‘Hardly!’ returned Vandeloup, glancing at the letter with satisfaction, and putting it in his pocket. ‘Pierre couldn’t write himself, and I doubt very much if he had any friends who could — not that I knew his friends,’ he said, hastily catching sight of McIntosh’s severe face bent inquiringly on him, ‘but like always draws to like.’
Archie’s only answer to this was a grunt.
‘Are ye no gangin’ tae read yon?’ he asked sourly.
‘Not at present,’ replied Vandeloup, blowing a thin wreath of blue smoke, ‘by-and-bye will do. Scandal and oysters should both be fresh to be enjoyable, but letters — ah, bah,’ with a shrug, ‘they can wait. Come, tell me the news; anything going on?’
‘Weel,’ said McIntosh, with great gusto, deliberately flicking a fly off the horse’s back with a whip, ‘she’s ta’en the bit intil her mouth and gane wrang, as I said she would.’
‘To what special “she” are you alluding to?’ asked Vandeloup, lazily smoothing his moustache; ‘so many of them go wrong, you see, one likes to be particular. The lady’s name is —?’
‘Katherine Marchurst, no less,’ burst forth Archie, in triumph; ‘she’s rin awa’ to be a play-actor.’
‘What? that child?’ said Vandeloup, with an admirable expression of surprise; ‘nonsense! It cannot be true.’
‘D’ye think I would tell a lee?’ said Archie, wrathfully, glowering down on the tall figure pacing leisurely along. ‘God forbid that my lips should fa’ tae sic iniquity. It’s true, I tell ye; the lass has rin awa’ an’ left her faither — a godly mon, tho’ I’m no of his way of thinkin — to curse the day he had sic a bairn born until him. Ah, ’tis sorrow and dule she hath brought tae his roof tree, an’ sorrow and dule wull be her portion at the hands o’ strangers,’ and with this scriptural ending Mr McIntosh sharply whipped up Rory, and went on towards the stable, leaving Vandeloup standing in the road.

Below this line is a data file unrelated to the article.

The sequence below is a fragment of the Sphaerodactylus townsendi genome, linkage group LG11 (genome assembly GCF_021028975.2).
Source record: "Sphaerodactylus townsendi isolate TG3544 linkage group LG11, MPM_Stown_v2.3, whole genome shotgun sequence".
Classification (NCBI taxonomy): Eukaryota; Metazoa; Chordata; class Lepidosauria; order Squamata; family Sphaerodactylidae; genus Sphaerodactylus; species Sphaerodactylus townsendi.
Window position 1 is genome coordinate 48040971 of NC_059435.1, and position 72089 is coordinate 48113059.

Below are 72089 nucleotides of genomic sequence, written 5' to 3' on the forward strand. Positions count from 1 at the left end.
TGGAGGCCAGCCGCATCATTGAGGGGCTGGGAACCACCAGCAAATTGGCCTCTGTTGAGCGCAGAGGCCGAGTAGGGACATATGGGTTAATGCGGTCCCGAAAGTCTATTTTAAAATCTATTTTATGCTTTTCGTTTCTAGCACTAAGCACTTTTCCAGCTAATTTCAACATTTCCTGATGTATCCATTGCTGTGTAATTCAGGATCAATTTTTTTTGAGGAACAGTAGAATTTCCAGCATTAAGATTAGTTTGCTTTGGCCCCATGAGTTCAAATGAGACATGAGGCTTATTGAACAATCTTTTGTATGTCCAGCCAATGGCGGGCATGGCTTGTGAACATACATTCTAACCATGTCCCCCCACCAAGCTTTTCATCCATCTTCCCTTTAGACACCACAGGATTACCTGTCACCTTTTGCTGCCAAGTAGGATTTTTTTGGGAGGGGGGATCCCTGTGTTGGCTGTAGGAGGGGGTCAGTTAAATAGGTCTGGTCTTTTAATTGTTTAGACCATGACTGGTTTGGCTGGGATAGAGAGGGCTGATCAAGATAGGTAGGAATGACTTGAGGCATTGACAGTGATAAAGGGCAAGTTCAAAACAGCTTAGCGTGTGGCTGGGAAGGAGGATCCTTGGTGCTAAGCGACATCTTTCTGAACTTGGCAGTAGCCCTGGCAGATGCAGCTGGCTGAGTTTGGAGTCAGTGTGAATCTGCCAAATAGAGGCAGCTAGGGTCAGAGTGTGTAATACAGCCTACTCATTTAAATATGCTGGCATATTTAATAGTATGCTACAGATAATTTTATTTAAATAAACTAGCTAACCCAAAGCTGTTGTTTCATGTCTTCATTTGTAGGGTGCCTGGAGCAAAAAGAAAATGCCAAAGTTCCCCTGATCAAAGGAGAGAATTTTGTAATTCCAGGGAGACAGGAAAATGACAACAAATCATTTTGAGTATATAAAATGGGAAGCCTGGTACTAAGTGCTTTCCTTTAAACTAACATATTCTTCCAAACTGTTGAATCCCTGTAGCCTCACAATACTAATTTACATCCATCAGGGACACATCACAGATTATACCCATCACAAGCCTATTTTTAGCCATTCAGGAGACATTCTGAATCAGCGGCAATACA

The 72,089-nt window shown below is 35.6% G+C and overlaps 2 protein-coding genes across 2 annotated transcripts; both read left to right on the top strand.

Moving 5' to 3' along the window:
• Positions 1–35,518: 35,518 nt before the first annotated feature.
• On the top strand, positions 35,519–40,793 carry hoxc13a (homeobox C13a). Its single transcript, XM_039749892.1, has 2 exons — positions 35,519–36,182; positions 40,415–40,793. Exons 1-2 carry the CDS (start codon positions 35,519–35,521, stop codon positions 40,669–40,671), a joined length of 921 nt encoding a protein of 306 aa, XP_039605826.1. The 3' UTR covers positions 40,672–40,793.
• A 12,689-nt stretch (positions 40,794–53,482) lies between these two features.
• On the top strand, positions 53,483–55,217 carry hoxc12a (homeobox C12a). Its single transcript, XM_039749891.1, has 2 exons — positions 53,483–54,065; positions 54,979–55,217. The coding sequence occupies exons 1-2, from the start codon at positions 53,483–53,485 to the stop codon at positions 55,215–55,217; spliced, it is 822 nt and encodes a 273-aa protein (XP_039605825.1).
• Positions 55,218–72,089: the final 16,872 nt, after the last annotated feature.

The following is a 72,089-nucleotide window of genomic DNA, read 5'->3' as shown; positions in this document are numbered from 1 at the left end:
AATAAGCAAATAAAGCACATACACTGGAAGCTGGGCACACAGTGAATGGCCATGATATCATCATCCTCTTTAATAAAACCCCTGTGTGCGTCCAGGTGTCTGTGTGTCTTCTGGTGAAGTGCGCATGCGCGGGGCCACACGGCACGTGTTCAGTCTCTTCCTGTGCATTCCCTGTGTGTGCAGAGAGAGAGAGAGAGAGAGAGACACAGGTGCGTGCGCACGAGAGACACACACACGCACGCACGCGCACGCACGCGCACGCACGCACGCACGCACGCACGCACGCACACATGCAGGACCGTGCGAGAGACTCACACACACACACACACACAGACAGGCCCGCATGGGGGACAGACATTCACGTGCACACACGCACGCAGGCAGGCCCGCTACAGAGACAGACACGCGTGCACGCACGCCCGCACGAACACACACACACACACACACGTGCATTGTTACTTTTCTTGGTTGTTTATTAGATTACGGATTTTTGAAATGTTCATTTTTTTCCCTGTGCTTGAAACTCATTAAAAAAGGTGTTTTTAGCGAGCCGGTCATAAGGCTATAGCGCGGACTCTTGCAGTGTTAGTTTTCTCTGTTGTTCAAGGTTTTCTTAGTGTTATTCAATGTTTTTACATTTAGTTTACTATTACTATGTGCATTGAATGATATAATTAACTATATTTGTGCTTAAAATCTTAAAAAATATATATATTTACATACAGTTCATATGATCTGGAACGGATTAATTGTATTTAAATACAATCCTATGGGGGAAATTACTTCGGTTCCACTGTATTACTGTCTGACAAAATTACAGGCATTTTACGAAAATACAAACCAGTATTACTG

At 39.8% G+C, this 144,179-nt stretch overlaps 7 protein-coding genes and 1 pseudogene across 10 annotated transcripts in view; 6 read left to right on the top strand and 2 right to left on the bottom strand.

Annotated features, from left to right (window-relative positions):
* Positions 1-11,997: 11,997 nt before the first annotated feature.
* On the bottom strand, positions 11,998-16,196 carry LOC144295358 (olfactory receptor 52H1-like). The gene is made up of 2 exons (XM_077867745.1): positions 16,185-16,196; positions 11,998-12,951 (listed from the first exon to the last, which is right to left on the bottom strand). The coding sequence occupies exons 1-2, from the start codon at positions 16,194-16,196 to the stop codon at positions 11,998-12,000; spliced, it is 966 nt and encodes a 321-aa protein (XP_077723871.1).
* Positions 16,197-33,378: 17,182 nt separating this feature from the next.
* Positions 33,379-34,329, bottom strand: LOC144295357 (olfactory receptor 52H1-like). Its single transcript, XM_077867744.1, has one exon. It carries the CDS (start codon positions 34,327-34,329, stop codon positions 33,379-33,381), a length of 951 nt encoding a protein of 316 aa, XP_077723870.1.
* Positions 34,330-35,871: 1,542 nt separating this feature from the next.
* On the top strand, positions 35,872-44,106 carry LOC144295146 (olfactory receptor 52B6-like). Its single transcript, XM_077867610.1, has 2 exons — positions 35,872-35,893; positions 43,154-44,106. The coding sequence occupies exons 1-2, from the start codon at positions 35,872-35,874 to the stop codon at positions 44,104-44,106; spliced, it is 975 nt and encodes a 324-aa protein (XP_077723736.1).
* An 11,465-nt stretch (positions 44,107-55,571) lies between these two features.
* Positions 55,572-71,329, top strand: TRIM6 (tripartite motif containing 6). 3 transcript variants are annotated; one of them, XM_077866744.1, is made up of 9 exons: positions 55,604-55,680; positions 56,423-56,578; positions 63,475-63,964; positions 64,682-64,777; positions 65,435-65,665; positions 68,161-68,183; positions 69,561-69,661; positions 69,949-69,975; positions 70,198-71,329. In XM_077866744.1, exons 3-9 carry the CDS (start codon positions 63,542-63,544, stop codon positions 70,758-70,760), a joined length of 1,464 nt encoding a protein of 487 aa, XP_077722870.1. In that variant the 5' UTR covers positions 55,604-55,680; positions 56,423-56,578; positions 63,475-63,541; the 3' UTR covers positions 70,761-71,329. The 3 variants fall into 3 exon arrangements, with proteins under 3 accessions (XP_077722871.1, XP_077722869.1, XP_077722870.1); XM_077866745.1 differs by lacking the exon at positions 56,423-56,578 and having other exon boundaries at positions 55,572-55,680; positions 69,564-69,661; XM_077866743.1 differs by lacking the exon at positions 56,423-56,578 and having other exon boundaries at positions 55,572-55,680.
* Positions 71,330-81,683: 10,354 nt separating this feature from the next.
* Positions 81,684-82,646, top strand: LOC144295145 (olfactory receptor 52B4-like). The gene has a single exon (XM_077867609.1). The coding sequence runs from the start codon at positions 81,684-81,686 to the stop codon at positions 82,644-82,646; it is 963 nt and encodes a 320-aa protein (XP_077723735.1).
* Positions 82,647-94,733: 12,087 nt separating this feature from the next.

‘I don’t think he suspects, at all events,’ thought that young man, complacently. ‘As to Madame Midas — pouf! I can settle her suspicions easily; a little virtuous indignation is most effective as a blind;’ and M. Vandeloup, with a gay laugh, strolled on towards the house in the gathering twilight.
Suddenly he recollected the letter, which had escaped his thoughts, in his desire to see how McIntosh would take the disappearance of Kitty, so as there was still light to see, he leaned up against a fence, and, having lighted another cigarette, read it through carefully. It appeared to afford him considerable satisfaction, and he smiled as he put it in his pocket again.
‘It seems pretty well forgotten, this trouble about Adele,’ he said, musingly, as he resumed his saunter; ‘I might be able to go back again in a few years, if not to Paris at least to Europe — one can be very happy in Monaco or Vienna, and run no risk of being found out; and, after all,’ he muttered, thoughtfully, fingering his moustache, ‘why not to Paris? The Republic has lasted too long already. Sooner or later there will be a change of Government, and then I can go back a free man, with a fortune of Australian gold. Emperor, King, or President, it’s all the same to me, as long as I am left alone.’
He walked on slowly, thinking deeply all the time, and when he arrived at the door of Mrs Villiers’ house, this clever young man, with his accustomed promptitude and decision, had settled what he was going to do.
‘Up to a certain point, of course,’ he said aloud, following his thoughts, ‘after that, chance must decide.’